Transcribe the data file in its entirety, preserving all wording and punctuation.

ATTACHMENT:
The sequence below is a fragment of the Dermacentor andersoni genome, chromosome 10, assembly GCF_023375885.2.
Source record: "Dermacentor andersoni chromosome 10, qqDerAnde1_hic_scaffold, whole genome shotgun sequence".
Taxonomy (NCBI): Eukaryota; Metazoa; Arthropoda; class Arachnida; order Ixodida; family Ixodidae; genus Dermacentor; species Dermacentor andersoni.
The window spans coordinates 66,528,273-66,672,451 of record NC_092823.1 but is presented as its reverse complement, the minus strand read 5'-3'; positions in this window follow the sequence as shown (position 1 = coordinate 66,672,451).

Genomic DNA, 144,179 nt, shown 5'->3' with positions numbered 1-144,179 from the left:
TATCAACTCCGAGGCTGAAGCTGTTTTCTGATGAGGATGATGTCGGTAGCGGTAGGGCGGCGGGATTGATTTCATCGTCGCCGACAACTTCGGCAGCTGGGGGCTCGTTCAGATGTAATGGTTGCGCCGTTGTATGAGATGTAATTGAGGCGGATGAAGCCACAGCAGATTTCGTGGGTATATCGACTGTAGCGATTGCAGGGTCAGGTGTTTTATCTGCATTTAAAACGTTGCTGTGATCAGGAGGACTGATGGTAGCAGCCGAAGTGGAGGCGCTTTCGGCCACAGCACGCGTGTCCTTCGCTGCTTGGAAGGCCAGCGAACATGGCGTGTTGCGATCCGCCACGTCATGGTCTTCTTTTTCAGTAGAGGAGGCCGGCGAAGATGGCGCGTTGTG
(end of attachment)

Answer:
The sequence below is a fragment of the Dermacentor andersoni genome, chromosome 10, assembly GCF_023375885.2.
Source record: "Dermacentor andersoni chromosome 10, qqDerAnde1_hic_scaffold, whole genome shotgun sequence".
Taxonomy (NCBI): Eukaryota; Metazoa; Arthropoda; class Arachnida; order Ixodida; family Ixodidae; genus Dermacentor; species Dermacentor andersoni.
The window spans coordinates 66,528,273-66,672,451 of record NC_092823.1 but is presented as its reverse complement, the minus strand read 5'-3'; positions in this window follow the sequence as shown (position 1 = coordinate 66,672,451).

Genomic DNA, 144,179 nt, shown 5'->3' with positions numbered 1-144,179 from the left:
TATCAACTCCGAGGCTGAAGCTGTTTTCTGATGAGGATGATGTCGGTAGCGGTAGGGCGGCGGGATTGATTTCATCGTCGCCGACAACTTCGGCAGCTGGGGGCTCGTTCAGATGTAATGGTTGCGCCGTTGTATGAGATGTAATTGAGGCGGATGAAGCCACAGCAGATTTCGTGGGTATATCGACTGTAGCGATTGCAGGGTCAGGTGTTTTATCTGCATTTAAAACGTTGCTGTGATCAGGAGGACTGATGGTAGCAGCCGAAGTGGAGGCGCTTTCGGCCACAGCACGCGTGTCCTTCGCTGCTTGGAAGGCCAGCGAACATGGCGTGTTGCGATCCGCCACGTCATGGTCTTCTTTTTCAGTAGAGGAGGCCGGCGAAGATGGCGCGTTGTG